I was 1 of 8 women out of 180 people in my Architecture class at Pratt. Being a woman during the 60’s and 70’s wasn’t as hard for me as it was for the people I knew. I was one of 2 women in a class of 40 people in my Physics class. I realized at one point they all assumed I knew nothing because I was a woman. One day I asked a question in class. But my question had a lot of physics information in it. After I asked the question there was a huge silence and then the men started whistling and stomping because it was clear I knew what I was talking about.
During this time NYC was in trouble financially. I started working for the city as an architect straight out of Pratt. Once I had my license I moved in with 3 guy roommates. All architects. The 4 of us were working on a project together. My friend Ford was leading us but needed to leave town for a trip. While he was gone we were talking about a bathroom in a project we were doing. I said the ceiling had to be higher and the other 3 disagreed! It was infuriating because if the ceiling wasn’t raised the owner wouldn’t be able to wash under his armpits! I knew I was right. They didn’t agree until Ford came back into town and said, “That ceiling needs to be higher!”
One time i was in a dress shop in Broadway trying on dresses. The woman who owned the place asked if I would redesign her store. My roommates and I did the work. When I sent her the bill she wrote me back and said she’d called Albany and found out I wasn’t licensed. Well I was and I called Albany and they confirmed I did have a license. She just didn’t want to pay a woman for a design. So I contacted an attorney friend who wrote her a letter and before I knew it I had a check in my hands.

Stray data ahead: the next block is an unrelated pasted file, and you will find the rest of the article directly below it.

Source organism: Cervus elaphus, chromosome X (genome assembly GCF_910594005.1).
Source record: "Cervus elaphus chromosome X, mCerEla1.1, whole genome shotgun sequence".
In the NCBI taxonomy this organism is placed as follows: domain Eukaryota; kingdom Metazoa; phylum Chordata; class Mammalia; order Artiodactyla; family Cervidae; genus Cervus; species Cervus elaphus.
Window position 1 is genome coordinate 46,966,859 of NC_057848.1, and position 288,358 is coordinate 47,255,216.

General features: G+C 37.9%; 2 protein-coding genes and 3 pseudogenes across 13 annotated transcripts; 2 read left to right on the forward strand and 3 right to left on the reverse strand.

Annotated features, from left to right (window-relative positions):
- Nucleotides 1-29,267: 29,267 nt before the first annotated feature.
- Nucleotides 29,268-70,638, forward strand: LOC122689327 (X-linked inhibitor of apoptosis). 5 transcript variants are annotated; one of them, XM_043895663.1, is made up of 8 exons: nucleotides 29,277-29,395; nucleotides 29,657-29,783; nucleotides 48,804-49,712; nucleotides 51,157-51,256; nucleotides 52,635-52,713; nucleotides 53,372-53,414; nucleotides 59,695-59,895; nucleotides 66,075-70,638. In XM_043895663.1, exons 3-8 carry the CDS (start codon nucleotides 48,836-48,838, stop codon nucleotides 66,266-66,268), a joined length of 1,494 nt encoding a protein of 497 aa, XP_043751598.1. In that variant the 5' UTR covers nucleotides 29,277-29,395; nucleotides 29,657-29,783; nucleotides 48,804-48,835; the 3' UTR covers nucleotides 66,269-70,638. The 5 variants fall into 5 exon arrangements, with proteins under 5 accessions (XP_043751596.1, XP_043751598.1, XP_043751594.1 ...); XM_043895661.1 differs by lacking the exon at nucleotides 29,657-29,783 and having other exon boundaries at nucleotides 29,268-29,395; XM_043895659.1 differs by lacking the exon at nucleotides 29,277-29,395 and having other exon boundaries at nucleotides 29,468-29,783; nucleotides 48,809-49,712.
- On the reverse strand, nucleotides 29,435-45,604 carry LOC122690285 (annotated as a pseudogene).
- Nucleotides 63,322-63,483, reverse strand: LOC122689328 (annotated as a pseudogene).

The Brooklyn Museum was doing a show of “Women In Architecture”. My friend Roger was one of the architects in my roommate gang. He took a blueprint of a house we all designed in Vermont to the Brooklyn Museum with only my name on it. I received a lot of accolades from my peers for that. A lot of stomping and whistling too!
Later in the 70s i was in my later 30s and early 40s. I was seeing Don. People never said things like, “We are going steady.” Everyone in the 70s had one foot out the door. This was when the fitness craze really took hold. Everyone was doing Jane Fonda’s work out tapes. Me included.Don went to some sailors gym twice a week. He inspired me to go to the gym too!
I joined the Paris Health Club. I was there for the classes early before work. Also to have juices at the juice bar. And the sauna. I loved the sauna!I started running in Riverside Park with one of the instructors. She was a red-head and really in shape and a me and a bunch of women would try like crazy to keep up with her. I loved it!
I really got into the gym, so much so I joined a second gym downtown Lucille Roberts.Now I could go to the gym during lunch when I was at work.This was where I learned the “Butt Walk”. This is when you sit on the floor with your legs straight out, you cross your arms and you cross the floor on your butt. It was a great party trick! This is why my butt hasn’t flopped to this day.
Today I joined the gym. Most people think that a woman ay 78 should just stay at home. Instead I’m taking a sketching class too! If I was a man at 78 they’d say Im a cutie. But because Im a woman doing it, if I hadn’t seen the prejudice as a young woman I don’t think Id see the prejudice I am getting as an older woman.
People say, “You’re almost at the end of your life” I don’t think about life that way, I just do. Whatever the next page is thats the page! But for now, Im doing it!